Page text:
Though there’s plenty to complain about in Disney and Robert Zemeckis’ 3D, motion-capture version of A Christmas Carol, there are some things it does right, too. One of them is the opening shot of a snowy, Victorian street through a window lit with a warm candle and festively decked with greenery and red berries. It immediately puts me in the Christmas mood without so much as a carol. In classic Disney fashion, the camera pans down to the window sill to reveal Dickens’ A Christmas Carol opening to its first page. It zooms to the phrase: “Marley was dead.”
The cheerful music turns sinister as the page quickly flips to reveal a woodcut of a dead man’s face; the jaw is tied shut with a kerchief and coins cover the eyes. As the woodcut morphs into the CGI corpse, it’s apparent that this version is following a similar tactic to Patrick Stewart’s by beginning at Marley’s death.
Jim Carrey’s performance as Scrooge is another thing the film gets right. He plays several characters in the movie and doesn’t do as well with any of the others, but Scrooge’s design and Carrey’s talent help disguise him in the lead role. Like Stewart, there’s sadness in Carrey’s eyes as he pronounces his friend dead. Unfortunately, the script doesn’t support him very well. Pronouncing Marley dead isn’t really Scrooge’s job, but for the purposes of the story we’re supposed to know that he knows Marley’s dead, so this is them getting that communicated. It’s a clunky way to do it though.
On the other hand, Scrooge’s look is another positive. It’s sufficiently exaggerated and cartoonish that he doesn’t fall into the Uncanny Valley. He has a long, hooked nose and a pointed chin. There are unfortunate hairs on his nose to match the stubble on his blotchy face and the hair on his head is long and stringy. This is an ugly man, outside and in. Carrey accentuates that by playing him as having pulled completely inward. He doesn’t appear to care anymore what people think of him.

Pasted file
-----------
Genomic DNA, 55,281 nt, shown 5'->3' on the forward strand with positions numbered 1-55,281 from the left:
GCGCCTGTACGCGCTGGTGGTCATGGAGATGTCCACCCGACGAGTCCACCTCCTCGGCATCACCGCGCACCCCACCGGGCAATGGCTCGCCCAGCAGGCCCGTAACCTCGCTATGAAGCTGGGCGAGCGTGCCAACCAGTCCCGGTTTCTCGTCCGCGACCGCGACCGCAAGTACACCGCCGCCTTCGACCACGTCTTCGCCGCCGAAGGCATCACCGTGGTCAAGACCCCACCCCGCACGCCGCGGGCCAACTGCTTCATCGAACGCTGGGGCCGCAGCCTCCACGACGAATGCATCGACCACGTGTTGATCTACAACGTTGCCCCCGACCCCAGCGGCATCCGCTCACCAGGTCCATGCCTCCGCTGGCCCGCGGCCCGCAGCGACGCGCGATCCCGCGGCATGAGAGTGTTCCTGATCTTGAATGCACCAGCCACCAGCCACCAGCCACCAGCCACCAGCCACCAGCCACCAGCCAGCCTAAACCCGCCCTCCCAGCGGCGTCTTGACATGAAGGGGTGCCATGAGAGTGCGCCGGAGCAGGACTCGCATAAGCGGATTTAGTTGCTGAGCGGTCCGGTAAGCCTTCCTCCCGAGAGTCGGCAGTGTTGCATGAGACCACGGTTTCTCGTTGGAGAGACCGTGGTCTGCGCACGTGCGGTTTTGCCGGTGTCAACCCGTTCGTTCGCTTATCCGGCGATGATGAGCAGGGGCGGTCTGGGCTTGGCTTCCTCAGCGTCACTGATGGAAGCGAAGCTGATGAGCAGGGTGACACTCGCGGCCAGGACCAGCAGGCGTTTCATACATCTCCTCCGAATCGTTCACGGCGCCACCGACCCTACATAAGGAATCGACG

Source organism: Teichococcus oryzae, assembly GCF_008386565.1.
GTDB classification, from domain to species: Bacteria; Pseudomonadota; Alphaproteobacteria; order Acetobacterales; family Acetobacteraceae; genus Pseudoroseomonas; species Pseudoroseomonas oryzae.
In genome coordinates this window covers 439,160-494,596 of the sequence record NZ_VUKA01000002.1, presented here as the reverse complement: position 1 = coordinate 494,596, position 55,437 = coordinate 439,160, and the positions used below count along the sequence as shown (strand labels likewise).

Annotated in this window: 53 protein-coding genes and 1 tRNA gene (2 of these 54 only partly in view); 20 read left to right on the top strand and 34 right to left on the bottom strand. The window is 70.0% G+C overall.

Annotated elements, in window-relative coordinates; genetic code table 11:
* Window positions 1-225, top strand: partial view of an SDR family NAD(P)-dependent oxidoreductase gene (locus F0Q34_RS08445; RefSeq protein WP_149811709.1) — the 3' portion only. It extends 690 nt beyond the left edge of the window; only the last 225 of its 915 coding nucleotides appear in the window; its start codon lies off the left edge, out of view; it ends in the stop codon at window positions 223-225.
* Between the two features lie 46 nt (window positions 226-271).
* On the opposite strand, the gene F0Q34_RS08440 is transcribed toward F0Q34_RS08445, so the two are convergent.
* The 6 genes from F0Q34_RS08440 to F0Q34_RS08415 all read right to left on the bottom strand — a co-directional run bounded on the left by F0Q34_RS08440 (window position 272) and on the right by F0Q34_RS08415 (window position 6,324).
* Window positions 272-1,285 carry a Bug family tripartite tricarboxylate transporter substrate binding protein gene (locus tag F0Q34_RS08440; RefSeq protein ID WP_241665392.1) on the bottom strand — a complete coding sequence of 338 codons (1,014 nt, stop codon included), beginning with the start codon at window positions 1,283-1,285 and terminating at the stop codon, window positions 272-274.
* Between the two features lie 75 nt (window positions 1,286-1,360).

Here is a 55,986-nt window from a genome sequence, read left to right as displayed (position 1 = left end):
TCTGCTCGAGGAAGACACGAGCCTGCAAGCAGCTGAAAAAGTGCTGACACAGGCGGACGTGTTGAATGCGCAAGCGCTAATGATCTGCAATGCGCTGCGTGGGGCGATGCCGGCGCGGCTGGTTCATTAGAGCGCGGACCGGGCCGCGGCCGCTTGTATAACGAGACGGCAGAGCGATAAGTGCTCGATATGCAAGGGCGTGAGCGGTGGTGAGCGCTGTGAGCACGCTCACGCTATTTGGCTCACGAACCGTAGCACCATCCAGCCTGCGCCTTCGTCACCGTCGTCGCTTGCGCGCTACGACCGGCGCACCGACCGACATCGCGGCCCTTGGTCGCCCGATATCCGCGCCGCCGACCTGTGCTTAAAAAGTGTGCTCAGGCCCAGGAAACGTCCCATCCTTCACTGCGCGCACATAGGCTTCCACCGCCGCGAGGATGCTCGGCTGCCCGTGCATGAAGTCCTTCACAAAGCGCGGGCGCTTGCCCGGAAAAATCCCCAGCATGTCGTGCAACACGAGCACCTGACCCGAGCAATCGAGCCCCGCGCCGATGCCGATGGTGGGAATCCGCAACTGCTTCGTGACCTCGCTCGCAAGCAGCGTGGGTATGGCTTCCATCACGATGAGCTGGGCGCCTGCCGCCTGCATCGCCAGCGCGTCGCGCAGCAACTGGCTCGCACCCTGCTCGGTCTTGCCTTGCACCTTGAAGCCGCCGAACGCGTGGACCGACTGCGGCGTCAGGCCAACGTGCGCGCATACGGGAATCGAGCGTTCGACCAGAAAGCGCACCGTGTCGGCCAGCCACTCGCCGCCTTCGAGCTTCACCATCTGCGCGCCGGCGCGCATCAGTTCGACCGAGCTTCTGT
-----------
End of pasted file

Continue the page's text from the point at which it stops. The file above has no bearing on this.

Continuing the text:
Unfortunately, most of the other characters aren’t just residents of the Uncanny Valley; they’re proud patriots of it. As soon as we see the undertaker and his apprentice, we’re reminded that this is the same filmmaker who brought us The Polar Express and Beowulf.
Scrooge signs the death certificate, but this isn’t a funeral. There’s no priest and no church; just Scrooge conducting business at the undertaker’s shop. Conducting it reluctantly too. He scowls at the undertaker when the man asks for payment and acts like a spoiled child being asked to surrender a toy to a playmate. It’s a funny bit of stinginess; not over the top like Scrooge McDuck’s, but I smiled. And I chuckled out loud when Scrooge then steals the coins from Marley’s eyes before the apprentice can seal the coffin.
On the street outside, Scrooge looks even more cartoonish. He’s impossibly thin, which works for him. He’s very much the stereotypical Scrooge, hunched and miserable with a perpetual, lonely glower. He doesn’t look sad about his partner’s death, but he does appear to be thinking. Probably about how he wants people on the street to leave him alone. He pushes through couples and when confronted with a group of carolers he stands and glares at them until they self-consciously give up their song. He grumbles about a couple of “delinquents” sliding behind a carriage (I mentioned all the sliding in these movies earlier, right?) and there’s a great instance of a blind man’s dog dragging its owner into an alley to escape Scrooge. As this goes on, music begins (an arrangement of “Good King Wenceslas”) and we get Jim Carrey’s name and the title of the movie before the camera lifts and takes us over the rooftops for a continuous shot that lasts the rest of the credits. St Paul’s makes its traditional appearance.
It’s an impressive sequence, making full use of the animation to take us inside buildings for peeks at holiday preparations or down alleys for a look at the city’s less fortunate residents. When the shot is from up high, it looks real enough that I forget I’m watching a fancy cartoon and marvel for a minute at the continuous shot and the camera’s ability to fly through the middle of a wreath. But then I see the people again and remember.
The sequence ends back on the street where Scrooge is scaring a couple of kids before entering his counting-house. The shot moves to the Scrooge & Marley sign that – again like Stewart’s – ages before our eyes. Still in its continuous shot, the camera moves down to Scrooge’s window and a caption reveals that it’s seven Christmas Eves later.
The film then cuts inside where Scrooge isn’t so much counting money as he is playing with it. Not merrily or anything; he’s just moving it around, picking it up, and holding it with the same sour expression that he’s had so far. In the adjoining office the clerk is trying to warm his hands on his candle.
He’s breathing heavily like you do when you’re freezing and you can see his breath. He takes a look at the padlocked coal scuttle and then the keys on Scrooge’s desk, but a glare from Scrooge stops him before he can even get up to try anything. It’s at this point that the door creaks open.